Pinning ceremony celebrates the completion of nursing studies and training for 20 Tusculum University students

GREENEVILLETusculum University celebrated its newest nursing graduates with a pinning ceremony that marked their entry into health care as career-ready professionals.

Twenty students participated in the pinning ceremony.

The College of Nursing recognized each of the 20 graduates in the Bachelor of Science in nursing program. The May 6 ceremony in Pioneer Arena was held the day before the nursing graduates walked the stage at commencement.

Dr. Scott Hummel, Tusculum’s president, told the students that they will help the university fulfill its mission through their medical care. He said they will enrich personal lives by assisting patients they treat.

“When I have to go to the hospital someday to receive care, I hope one of you is my nurse because I trust the education that you’ve received here,” he said. “I know that you are a great nurse, and I know that you are prepared to take care of people in the hospital. I am proud of you.”

The students who received their pins were Caleigh Blair, Seth Brown, Abby Carrick, Kaynashia Carter, Riley Church, Abbagail Couch, Olivia Cunningham, Michael Eggert, Kristen Gass, Samantha Hobson, Laura Lawson, Brittany Maness, Savannah Markham, Briana McDonald, Ruth McLennan, Logann Pierson, Raven Ramsey, Harley Smith, Kelsie Smith and Falon Vallie.

Dr. Debra Spring, the College of Nursing’s interim dean, reinforced to the graduates how special their new profession will be. She said they will have an opportunity to serve patients from their first to their last breaths and reminded them that they must approach their career with a caring, compassionate and servant’s heart.

“Hopefully, you have found your purpose through your educational journey – but most of all your passion,” she said. “Every assignment had a purpose to develop you into the best nurse you can possibly be. You have acquired a tremendous amount of knowledge, and you now must realize and understand how the knowledge you have gained will be utilized to support your delivery of safe, effective nursing care to those people entrusted to your care.”

Following up on Dr. Spring’s remarks, Dr. Tricia Hunsader, Tusculum’s provost and vice president of academic affairs, highlighted the skills the graduates will need. She said a good nurse must master the technical skills, which will become second nature in a year or two. A good nurse also needs to learn the soft skills of critical thinking, decision-making and written and verbal communication abilities, she said.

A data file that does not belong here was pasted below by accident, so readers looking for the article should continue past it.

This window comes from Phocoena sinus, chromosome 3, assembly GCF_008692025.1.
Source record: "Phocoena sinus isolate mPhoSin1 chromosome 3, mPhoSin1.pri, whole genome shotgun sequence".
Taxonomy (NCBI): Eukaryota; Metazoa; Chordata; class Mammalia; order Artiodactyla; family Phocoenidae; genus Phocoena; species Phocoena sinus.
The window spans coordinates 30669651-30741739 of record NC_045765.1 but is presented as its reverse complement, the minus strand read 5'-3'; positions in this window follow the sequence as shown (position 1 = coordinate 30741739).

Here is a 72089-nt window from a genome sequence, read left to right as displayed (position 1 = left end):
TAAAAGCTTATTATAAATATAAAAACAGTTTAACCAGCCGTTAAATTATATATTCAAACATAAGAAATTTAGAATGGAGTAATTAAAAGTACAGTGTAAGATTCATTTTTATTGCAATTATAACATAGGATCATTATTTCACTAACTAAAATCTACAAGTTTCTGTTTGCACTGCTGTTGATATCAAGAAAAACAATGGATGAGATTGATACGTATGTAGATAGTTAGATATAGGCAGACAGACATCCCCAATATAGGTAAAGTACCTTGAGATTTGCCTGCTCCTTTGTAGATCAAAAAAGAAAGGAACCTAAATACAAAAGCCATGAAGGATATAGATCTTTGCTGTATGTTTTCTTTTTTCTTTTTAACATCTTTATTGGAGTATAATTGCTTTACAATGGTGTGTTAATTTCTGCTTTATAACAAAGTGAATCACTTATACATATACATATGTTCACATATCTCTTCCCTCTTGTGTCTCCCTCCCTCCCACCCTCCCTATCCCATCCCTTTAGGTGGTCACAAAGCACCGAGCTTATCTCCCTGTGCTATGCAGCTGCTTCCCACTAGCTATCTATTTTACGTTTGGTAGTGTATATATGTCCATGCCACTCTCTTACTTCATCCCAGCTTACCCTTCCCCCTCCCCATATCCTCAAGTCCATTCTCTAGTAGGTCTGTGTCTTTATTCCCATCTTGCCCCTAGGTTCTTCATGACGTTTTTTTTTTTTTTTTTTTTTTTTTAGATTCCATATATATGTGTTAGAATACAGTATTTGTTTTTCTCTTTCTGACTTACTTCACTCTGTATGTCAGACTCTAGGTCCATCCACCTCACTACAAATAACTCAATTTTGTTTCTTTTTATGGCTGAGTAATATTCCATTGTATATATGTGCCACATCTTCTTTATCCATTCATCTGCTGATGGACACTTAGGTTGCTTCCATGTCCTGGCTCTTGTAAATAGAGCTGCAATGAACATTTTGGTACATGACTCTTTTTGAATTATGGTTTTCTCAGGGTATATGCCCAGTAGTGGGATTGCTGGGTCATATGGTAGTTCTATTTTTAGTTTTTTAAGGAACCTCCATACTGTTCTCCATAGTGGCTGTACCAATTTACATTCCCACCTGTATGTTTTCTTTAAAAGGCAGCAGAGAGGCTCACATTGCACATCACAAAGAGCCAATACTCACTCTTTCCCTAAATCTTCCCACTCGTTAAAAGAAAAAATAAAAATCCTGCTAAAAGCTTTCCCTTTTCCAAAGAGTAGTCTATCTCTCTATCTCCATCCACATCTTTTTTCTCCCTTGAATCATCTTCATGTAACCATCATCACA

“To become a great nurse requires you not only to have the technical and soft skills but also the heart skills – to see your patients as whole people with emotional needs as well as physical needs,” Dr. Hunsader said. “To be a great nurse means that you will struggle to leave your work at work and that meeting the needs of others may sometimes come at the expense of meeting your own needs.

“A great nurse provides excellent care and also takes the time to calm a frightened child, listen to an elderly person’s stories, hold someone’s hand or explain a procedure again. A great nurse maintains every patient’s dignity and respect. A great nurse cares not only for the patient but also the patient’s family members, helping them understand their loved one’s condition and treatment. And for those with no family, a great nurse provides comfort and stands in the gap so that patient doesn’t have to be alone.”

Riley Church, right, is pinned by Alice Lawson, assistant professor of nursing, as Dr. Scott Hummel, left, Tusculum’s president, and Dr. Thomas Talley, assistant professor of nursing, right, watch.

Speaking for the class, graduate Riley Church discussed the important role he and his classmates will play as nurses.

“Nursing as a profession is not for the faint of heart,” Church said. “We know that and have seen that through all the clinical hours we have spent. Thankfully, we are not faint of heart. We are strong, we are brave, we are competent and we are faithful to the profession. We are going to be the ones that families turn to whenever doctors give them news they do not understand. We’re going to be holding the hands of the sick when no one else can.”

Alice Lawson, an assistant professor of nursing, noted these students have not had the typical nursing school experience. They started in Tusculum’s nursing program as the global coronavirus pandemic began and experienced many of the staples of that period – social distancing, quarantines and classes via the Zoom platform.

She said the students’ flexibility, compassion and adaptability enabled them to complete their training, which included caring for COVID-19 patients. She said these experiences have helped shape the graduates into the professionals they have become.

Caleigh Blair, right, receives an award certificate from Alice Lawson, assistant professor of nursing

“We have seen things in each of you that you didn’t see in yourself,” Lawson told the graduates. “All your hard work has been worth it. Enjoy the moment. Each of you is ready. Complete this step with confidence and grace. Make a difference, create changes within you and believe in yourself.”

In addition to pinning each of the graduates, the College of Nursing presented eight awards to students.

  • Jane Brown Award for excellence in service to the campus and community – Caleigh Blair
  • Pioneer Award for highest grade point average – Olivia Cunningham
  • Florence Nightingale Award – Kristen Gass
  • Extra Mile Award – Ruth McLennan
  • Touch a Life Award – Brittany Maness
  • Clinical Excellence Award – Caleigh Blair
  • Leadership Award – Riley Church
  • Strive Award – Laura Lawson

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